- Bee propolis
- Propolis resin
- Propolis wax
- Bee glue
- Bee putty
For Patients & Caregivers
A few studies have investigated the efficacy of propolis in treating various conditions. However, further study is needed to determine whether propolis is an effective treatment for any of these conditions.
Propolis is a mixture of pollen, beewax, and resin that is collected by honeybees from the buds and sap of certain trees and plants. It has been used in folk medicine and in food and drinks to improve health and prevent disease. Propolis is thought to be effective against cancer, diabetes, heart disease, infections, and inflammation.
Bee pollen, found in propolis, is a mixture of plant pollens, nectar, and bee saliva that bees form into granules to store as food. It is claimed as a “cure all” by some and is thought to have antiaging and stamina increasing properties, as well as antioxidant effects. Bee pollen has been used to treat chronic inflammation of the prostate, as well as other conditions. However, aside from its nutritional value, clinical data show that the benefits of bee pollen are limited.
Allergic reactions to propolis and bee pollen have been reported. Therefore, patients who are allergic to bee venom (ie, bee stings), honey, ragweed, or chrysanthemum should not take either of these supplements. Bee pollen may increase the side effect of warfarin, a blood thinning drug.
Laboratory studies show that propolis has anticancer properties. Human data are lacking.
There is no scientific evidence to support this use.
- Heart Disease
This claim is not backed by clinical data.
A few studies show that propolis can be effective in treating ear infections.
Laboratory studies show that propolis has immunomodulatory effects. Human studies are needed.
Reported: Hypersensitivity reaction causing itching, headache, swelling, sneezing, allergic shock, elevated white blood cell levels, and inflammation of the stomach and intestines (causing nausea, abdominal pain, and diarrhea).
Case Report: A 32-year-old woman experienced a toxic reaction to sunlight (itching, rash) after taking a dietary supplement containing ginseng, goldenseal and bee pollen.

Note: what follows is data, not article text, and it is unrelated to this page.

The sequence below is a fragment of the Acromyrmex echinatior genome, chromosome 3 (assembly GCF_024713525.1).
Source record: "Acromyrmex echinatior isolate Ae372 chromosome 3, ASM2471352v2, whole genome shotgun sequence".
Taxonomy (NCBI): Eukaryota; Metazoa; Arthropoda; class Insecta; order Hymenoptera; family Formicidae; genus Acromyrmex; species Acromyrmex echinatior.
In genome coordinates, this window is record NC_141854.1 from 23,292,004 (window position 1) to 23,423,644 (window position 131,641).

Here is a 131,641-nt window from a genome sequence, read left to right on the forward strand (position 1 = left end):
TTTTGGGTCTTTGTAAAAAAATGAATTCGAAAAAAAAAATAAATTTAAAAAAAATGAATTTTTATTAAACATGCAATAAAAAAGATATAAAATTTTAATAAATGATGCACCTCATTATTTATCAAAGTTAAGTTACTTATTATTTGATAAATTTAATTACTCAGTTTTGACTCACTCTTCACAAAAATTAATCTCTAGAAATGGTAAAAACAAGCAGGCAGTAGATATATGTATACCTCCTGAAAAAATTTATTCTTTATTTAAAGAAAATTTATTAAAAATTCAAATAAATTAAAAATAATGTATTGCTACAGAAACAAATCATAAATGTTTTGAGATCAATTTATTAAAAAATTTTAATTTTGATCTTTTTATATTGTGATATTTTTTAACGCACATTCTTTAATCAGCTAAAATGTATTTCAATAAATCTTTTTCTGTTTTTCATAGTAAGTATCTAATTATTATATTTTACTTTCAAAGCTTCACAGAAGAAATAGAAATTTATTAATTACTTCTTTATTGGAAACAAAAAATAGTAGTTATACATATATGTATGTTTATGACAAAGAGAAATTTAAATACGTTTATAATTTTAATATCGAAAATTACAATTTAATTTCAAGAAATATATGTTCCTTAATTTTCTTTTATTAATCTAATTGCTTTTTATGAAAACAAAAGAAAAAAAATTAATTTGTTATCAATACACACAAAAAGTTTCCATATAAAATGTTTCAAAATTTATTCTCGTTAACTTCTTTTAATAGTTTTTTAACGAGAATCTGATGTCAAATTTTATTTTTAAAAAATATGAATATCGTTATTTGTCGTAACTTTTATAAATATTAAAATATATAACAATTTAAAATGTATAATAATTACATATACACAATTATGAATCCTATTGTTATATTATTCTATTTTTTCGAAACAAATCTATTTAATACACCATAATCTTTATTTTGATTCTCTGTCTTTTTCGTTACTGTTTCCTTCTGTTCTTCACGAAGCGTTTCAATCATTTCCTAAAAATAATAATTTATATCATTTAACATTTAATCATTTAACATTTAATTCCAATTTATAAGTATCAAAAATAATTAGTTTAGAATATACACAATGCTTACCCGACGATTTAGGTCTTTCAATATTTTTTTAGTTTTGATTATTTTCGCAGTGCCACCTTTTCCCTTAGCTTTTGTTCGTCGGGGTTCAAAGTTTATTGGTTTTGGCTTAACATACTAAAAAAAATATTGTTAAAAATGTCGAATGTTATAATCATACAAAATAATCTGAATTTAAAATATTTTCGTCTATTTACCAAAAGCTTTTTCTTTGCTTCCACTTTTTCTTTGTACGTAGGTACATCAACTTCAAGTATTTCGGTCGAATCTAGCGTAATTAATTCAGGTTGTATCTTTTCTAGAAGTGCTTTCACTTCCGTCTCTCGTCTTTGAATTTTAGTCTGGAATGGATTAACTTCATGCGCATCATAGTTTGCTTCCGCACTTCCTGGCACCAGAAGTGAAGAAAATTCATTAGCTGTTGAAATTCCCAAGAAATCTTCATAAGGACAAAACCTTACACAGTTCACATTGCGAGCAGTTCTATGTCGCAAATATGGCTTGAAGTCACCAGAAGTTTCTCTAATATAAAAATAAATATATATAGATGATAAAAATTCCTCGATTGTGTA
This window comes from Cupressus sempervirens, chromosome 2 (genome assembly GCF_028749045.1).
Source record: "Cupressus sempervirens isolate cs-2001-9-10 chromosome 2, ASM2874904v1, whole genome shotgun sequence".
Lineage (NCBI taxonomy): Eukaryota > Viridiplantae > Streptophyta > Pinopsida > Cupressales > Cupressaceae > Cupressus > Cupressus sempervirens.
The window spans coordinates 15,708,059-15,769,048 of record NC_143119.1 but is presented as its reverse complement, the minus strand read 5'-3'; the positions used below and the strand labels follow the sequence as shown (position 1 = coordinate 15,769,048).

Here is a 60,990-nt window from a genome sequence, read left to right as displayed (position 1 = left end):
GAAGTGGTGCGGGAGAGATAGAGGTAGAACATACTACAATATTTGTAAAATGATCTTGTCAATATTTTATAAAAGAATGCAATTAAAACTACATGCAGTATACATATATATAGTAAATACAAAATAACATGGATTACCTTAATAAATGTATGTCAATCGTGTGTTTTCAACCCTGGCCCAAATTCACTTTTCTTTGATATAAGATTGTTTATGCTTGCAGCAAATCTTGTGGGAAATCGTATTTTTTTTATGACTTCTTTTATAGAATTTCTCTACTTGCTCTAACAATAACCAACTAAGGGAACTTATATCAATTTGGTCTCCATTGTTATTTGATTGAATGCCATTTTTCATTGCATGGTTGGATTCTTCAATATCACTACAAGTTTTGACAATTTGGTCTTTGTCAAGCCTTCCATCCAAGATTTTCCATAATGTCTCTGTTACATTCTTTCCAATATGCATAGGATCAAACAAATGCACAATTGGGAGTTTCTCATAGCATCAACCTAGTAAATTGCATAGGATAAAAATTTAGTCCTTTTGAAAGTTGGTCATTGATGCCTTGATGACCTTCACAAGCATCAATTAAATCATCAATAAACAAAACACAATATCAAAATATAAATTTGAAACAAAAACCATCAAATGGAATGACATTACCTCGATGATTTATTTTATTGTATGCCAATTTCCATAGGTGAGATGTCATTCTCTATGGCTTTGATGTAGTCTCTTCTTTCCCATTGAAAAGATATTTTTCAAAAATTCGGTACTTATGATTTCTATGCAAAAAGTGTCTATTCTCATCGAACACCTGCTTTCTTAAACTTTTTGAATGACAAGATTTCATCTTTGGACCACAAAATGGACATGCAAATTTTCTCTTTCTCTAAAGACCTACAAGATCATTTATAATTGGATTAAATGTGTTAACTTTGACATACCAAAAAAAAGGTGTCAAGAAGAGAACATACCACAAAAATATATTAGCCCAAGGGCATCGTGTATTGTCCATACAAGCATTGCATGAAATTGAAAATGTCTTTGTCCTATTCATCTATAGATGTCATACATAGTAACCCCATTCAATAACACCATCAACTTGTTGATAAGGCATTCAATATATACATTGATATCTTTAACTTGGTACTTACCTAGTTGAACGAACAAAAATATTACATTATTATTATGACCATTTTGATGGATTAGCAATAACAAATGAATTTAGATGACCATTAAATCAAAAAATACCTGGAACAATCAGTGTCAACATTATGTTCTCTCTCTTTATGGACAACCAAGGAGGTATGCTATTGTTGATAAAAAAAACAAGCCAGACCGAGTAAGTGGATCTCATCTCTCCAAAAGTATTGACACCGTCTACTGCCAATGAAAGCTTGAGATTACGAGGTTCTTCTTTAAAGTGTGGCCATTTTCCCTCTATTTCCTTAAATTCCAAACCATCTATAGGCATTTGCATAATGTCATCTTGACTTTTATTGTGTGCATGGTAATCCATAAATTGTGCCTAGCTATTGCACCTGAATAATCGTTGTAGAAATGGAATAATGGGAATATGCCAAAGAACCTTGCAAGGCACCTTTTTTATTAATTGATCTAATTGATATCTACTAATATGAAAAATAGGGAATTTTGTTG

For Healthcare Professionals
Propolis is a resinous mixture of pollen and beewax collected by honeybees from the buds and exudates of certain trees and plants (1). It has been used in folk medicine and in food and beverages to improve health and to prevent disease. Propolis is thought to have antibacterial, antiviral, anti-inflammatory, antioxidant, immunostimulatory, antiproliferative, cardioprotective, and radioprotective properties (2) (3).
Clinical data show propolis to be an effective adjuvant treatment for asthma (4) and for the treatment of plane and common warts, possibly due to its immunomodulating and antiviral properties (5). A propolis/zinc suspension reduced the number of acute otitis media infections in children (6).
An in vitro study found propolis to have greater cytotoxic activity against human lung adenocarcinoma (A549) and human fibrosarcoma (HT-1080) cells compared to 5-fluorouracil (7). However, the anticancer effects of propolis have not been confirmed in humans.
Bee pollen, a constituent of propolis, is a mixture of plant pollens, nectar, and bee saliva that bees form into granules to store as food (8). It is claimed as a “cure all” by some and is touted for its antiaging and stamina increasing properties, antioxidant effects, and for chronic prostatitis, among other conditions. Aside from its nutritional value, clinical data show that bee pollen has limited benefits in improving athletic performance (9) (10).
The use of propolis and bee pollen is relatively benign. However, hypersensitivity reactions to each of these supplements have been reported. Patients who are allergic to bee venom (ie, bee stings), honey, ragweed, or chrysanthemum should not take these products. A case study reported that bee pollen may elevate the international normalized ratio (INR) above the therapeutic range in patients taking warfarin (8).
Many constituents of propolis have antitumor effects, including caffeic acid phenyl ester, quercetin, luteolin, galangin, and artepillin C (2). One of the flavonoids extracted from propolis showed a more potent cytotoxic activity against human lung adenocarcinoma (A549) and human fibrosarcoma (HT-1080) cells than did the anticancer drug 5-fluoruracil (7). Propolis was also found to inhibit proliferation and induce apoptosis in human leukemia (HL-60) cells through activation of caspase-3 via the mitochondrial pathway (2). Pretreatment of rats with orally-administered propolis extract also reduced the oxidative damage to heart mitochondria caused by an acute intraperitoneal dose of doxorubicin (3). Propolis demonstrated immunomodulatory effects in mice through increasing the expression of toll-like receptors and the production of the cytokines, IL-1beta and IL-6 (12).
Reported: Hypersensitivity reaction causing pruritus, headache, swelling, sneezing, anaphylaxis, hypereosinophilia, and eosinophilic gastroenteritis consisting of nausea, abdominal pain, and diarrhea (13).
Acute hepatitis has been reported in two patients taking bee pollen (6).
Case Report: A 32-year-old woman suffered phototoxic reaction (itching, rash) after taking a dietary supplement containing ginseng, goldenseal and bee pollen (14).
Bee pollen in propolis contains flavonoids that are known to inhibit cytochrome P450 (CYP) isoenzyme 2C9 in vitro. Because this isoenzyme is responsible for much of the hepatic metabolism of warfarin, its inhibition may elevate the International Normalized Ratio (INR) (8).